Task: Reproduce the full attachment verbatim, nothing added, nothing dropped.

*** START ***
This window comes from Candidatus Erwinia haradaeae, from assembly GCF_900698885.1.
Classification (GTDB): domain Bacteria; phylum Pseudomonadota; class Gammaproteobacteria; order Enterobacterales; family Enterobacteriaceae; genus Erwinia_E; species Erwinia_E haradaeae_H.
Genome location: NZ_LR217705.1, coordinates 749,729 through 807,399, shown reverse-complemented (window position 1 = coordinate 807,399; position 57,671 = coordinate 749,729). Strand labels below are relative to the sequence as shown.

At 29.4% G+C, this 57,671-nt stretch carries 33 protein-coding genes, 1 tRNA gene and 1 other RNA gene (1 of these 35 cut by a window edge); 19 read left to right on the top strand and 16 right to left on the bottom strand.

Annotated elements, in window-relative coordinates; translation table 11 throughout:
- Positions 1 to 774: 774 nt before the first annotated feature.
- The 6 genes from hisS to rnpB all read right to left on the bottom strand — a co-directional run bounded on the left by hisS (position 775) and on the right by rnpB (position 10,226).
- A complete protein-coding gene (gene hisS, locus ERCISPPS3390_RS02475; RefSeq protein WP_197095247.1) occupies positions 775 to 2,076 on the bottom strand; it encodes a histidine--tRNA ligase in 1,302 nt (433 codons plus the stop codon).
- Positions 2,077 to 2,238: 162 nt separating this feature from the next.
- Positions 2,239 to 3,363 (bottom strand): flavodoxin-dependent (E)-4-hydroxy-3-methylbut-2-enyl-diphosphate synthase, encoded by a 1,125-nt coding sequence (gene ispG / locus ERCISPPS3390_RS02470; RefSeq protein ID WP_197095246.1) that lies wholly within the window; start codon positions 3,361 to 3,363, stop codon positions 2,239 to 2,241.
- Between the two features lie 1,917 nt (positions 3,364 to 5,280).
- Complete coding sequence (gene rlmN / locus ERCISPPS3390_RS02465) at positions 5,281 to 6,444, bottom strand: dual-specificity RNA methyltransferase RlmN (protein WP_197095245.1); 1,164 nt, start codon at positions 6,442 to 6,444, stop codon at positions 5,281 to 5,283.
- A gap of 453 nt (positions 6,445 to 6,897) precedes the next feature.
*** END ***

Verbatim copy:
This window comes from Candidatus Erwinia haradaeae, from assembly GCF_900698885.1.
Classification (GTDB): domain Bacteria; phylum Pseudomonadota; class Gammaproteobacteria; order Enterobacterales; family Enterobacteriaceae; genus Erwinia_E; species Erwinia_E haradaeae_H.
Genome location: NZ_LR217705.1, coordinates 749,729 through 807,399, shown reverse-complemented (window position 1 = coordinate 807,399; position 57,671 = coordinate 749,729). Strand labels below are relative to the sequence as shown.

At 29.4% G+C, this 57,671-nt stretch carries 33 protein-coding genes, 1 tRNA gene and 1 other RNA gene (1 of these 35 cut by a window edge); 19 read left to right on the top strand and 16 right to left on the bottom strand.

Annotated elements, in window-relative coordinates; translation table 11 throughout:
- Positions 1 to 774: 774 nt before the first annotated feature.
- The 6 genes from hisS to rnpB all read right to left on the bottom strand — a co-directional run bounded on the left by hisS (position 775) and on the right by rnpB (position 10,226).
- A complete protein-coding gene (gene hisS, locus ERCISPPS3390_RS02475; RefSeq protein WP_197095247.1) occupies positions 775 to 2,076 on the bottom strand; it encodes a histidine--tRNA ligase in 1,302 nt (433 codons plus the stop codon).
- Positions 2,077 to 2,238: 162 nt separating this feature from the next.
- Positions 2,239 to 3,363 (bottom strand): flavodoxin-dependent (E)-4-hydroxy-3-methylbut-2-enyl-diphosphate synthase, encoded by a 1,125-nt coding sequence (gene ispG / locus ERCISPPS3390_RS02470; RefSeq protein ID WP_197095246.1) that lies wholly within the window; start codon positions 3,361 to 3,363, stop codon positions 2,239 to 2,241.
- Between the two features lie 1,917 nt (positions 3,364 to 5,280).
- Complete coding sequence (gene rlmN / locus ERCISPPS3390_RS02465) at positions 5,281 to 6,444, bottom strand: dual-specificity RNA methyltransferase RlmN (protein WP_197095245.1); 1,164 nt, start codon at positions 6,442 to 6,444, stop codon at positions 5,281 to 5,283.
- A gap of 453 nt (positions 6,445 to 6,897) precedes the next feature.